Even Millionaires Need Good Credit Scores
When it comes time to make a major purchase, most of us rely on loans or a line of credit to make it happen. And having a long history of on-time payments and a great credit score is usually critical to securing those funds.
But what if you’ve accumulated enough wealth to cover those big-ticket items without a loan? Do millionaires even need good credit?
The fact is that credit influences our lives in a variety of ways, regardless of our income. It may come into play when signing up for a utility service, getting a cellphone plan or finding a new job. And even the 11 million millionaires in the U.S. need to keep an eye on their credit score. Here’s why.
Credit scores do not consider income
Whether you earn $50,000 or $5,000,000 a year, your FICO credit score will be calculated using the same formula.
- Payment history (35%): This looks at your history of paying your bills on time and whether you’ve made any late payments. Even if a person has an impressive bank account balance, they may still have a bad credit score if they’re not responsible about making timely payments to lenders and service providers.
- Current credit use (30%): This accounts for how you use credit, including your account balances and total debt. People at all levels of wealth can lose points if they have a lot of debt compared to the amount of their available credit.
- Length of credit history (15%): Keeping accounts open for a long time can improve your credit score. If a person gets wealthy overnight, say through an inheritance or lottery win, they could still have a low credit score if they don’t have a long-enough credit history.
- New credit (10%): This section of the score reflects a person’s recent applications for lines of credit and new accounts. You may lose a few points if you have been shopping around for a lot of new credit cards, even if you have plenty of money on hand to pay the monthly balance.
- Types of accounts (10%): Earning high marks in this section generally requires a person to have a wide variety of accounts, such as a mortgage, personal loan and credit card. A wealthy person who opts to pay for most things with cash may not have enough of a credit assortment to earn a very high credit score.
Credit scores don’t take your income into account. Therefore, people at all levels of wealth need to prove that they’re responsible borrowers in a variety of ways to get a high credit score.
What happens when your credit score is too low?
A bad credit score could make it a struggle for people in any financial situation to get a competitive interest rate on a credit card, personal loan, auto loan or mortgage — if you can get approved for one at all. But if you have millions of dollars, you can just pay for major purchases out of pocket, right?
Not necessarily, said Terry Eisert, founder and owner of Eisert Wealth Management in Cincinnati.
“In the financial world, anything that can be converted to cash within a week is considered the same as cash,” he said. But day-to-day transactions don’t always adhere to those rules.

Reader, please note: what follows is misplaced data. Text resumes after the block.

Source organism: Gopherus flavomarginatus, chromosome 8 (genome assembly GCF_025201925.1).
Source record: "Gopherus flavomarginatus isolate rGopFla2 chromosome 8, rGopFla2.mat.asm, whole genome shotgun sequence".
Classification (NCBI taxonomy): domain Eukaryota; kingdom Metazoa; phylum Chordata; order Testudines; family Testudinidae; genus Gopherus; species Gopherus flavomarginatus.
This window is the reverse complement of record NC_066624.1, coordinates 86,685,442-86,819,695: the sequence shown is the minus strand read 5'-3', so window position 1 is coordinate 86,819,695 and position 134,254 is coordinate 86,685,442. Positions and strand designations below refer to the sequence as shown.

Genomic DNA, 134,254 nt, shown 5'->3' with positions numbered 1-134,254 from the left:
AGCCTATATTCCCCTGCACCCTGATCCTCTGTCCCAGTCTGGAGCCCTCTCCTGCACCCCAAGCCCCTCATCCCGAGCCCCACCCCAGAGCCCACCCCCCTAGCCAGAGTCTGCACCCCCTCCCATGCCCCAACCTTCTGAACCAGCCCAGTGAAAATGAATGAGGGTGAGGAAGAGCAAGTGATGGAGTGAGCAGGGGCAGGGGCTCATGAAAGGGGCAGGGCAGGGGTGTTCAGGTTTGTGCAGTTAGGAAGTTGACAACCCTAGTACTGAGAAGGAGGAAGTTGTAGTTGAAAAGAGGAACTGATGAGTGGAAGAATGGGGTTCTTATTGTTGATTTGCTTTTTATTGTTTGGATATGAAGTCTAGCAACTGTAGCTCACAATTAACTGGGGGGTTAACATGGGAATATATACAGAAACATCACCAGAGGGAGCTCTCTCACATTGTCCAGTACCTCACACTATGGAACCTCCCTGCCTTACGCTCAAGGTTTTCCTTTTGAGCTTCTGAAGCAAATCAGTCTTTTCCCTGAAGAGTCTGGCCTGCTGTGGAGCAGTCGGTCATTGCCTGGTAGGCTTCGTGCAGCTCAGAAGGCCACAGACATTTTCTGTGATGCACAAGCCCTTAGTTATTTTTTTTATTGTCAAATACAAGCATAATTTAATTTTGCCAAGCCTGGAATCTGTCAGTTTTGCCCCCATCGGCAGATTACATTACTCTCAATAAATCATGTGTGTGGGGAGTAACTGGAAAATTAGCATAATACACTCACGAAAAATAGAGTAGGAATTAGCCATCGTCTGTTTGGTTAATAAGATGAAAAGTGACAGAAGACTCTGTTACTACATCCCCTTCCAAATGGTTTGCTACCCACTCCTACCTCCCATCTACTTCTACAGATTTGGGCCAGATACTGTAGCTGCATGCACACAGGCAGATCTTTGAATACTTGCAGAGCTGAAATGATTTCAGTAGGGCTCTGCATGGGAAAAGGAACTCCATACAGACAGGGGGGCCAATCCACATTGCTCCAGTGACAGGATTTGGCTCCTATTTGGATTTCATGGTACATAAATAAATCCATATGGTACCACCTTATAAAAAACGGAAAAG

Eisert himself was recently in the market for a new car and planned to pay for it with cash. But when he found the perfect vehicle in Indianapolis, more than 100 miles away, he hadn’t yet sold stocks to put enough money in his checking account to make the purchase.
“It would have taken me a week or two to arrange to have the cash, and I would have had to make another trip back,” he said. Luckily for Eisert, he was able to use his good credit to make the purchase that day.
Credit scores not only influence how convenient it is to pay for something, they can also dictate whether someone can make a major purchase at all. Even if a millionaire can afford to pay cash for a condominium, for example, a bad credit score may make it impossible to get the purchase approved by the board, Eisert said.
“Similarly, a person could win $1 million and go buy a new Porsche, but may have trouble getting affordable insurance on it because of bad credit,” he said.
Joining a country club is a classic rite of passage for people who accumulate wealth. However, these members-only associations don’t just welcome anyone who can afford to pay the dues.
“They won’t let you in, no matter how rich you are, if you don’t have good credit,” said Eisert.
Having a few million dollars in the bank provides a nice cushion, but it may not be enough to allow you to quit working. Like people in lower income brackets, wealthy people may have trouble finding employment if they have a low credit score.
“Employers don’t want to hire people they think are a risk, and it’s very common in a lot of employment situations to run a credit check,” said Eisert. “I’m a stockbroker, and if I let my credit get too bad, I’d be in danger of having my license suspended.”
Millionaires certainly have more financial resources than people with less money. But without a decent credit score, they may not be able to make the purchases or lifestyle improvements that they can otherwise afford.
How can you check your credit score?
Checking your credit score often can help you see where you stand. AnnualCreditReport.com can provide you with a copy of your credit report from the major credit reporting agencies — TransUnion, Equifax and Experian — at no cost.
You may be able to see your credit score through the website of your bank or credit card company. You can also get your credit score for free through LendingTree.
It might seem like a hefty bank account trumps good credit. But credit scores influence many areas of life beyond the purchases we make. Building and maintaining good credit is essential for everyone — even millionaires.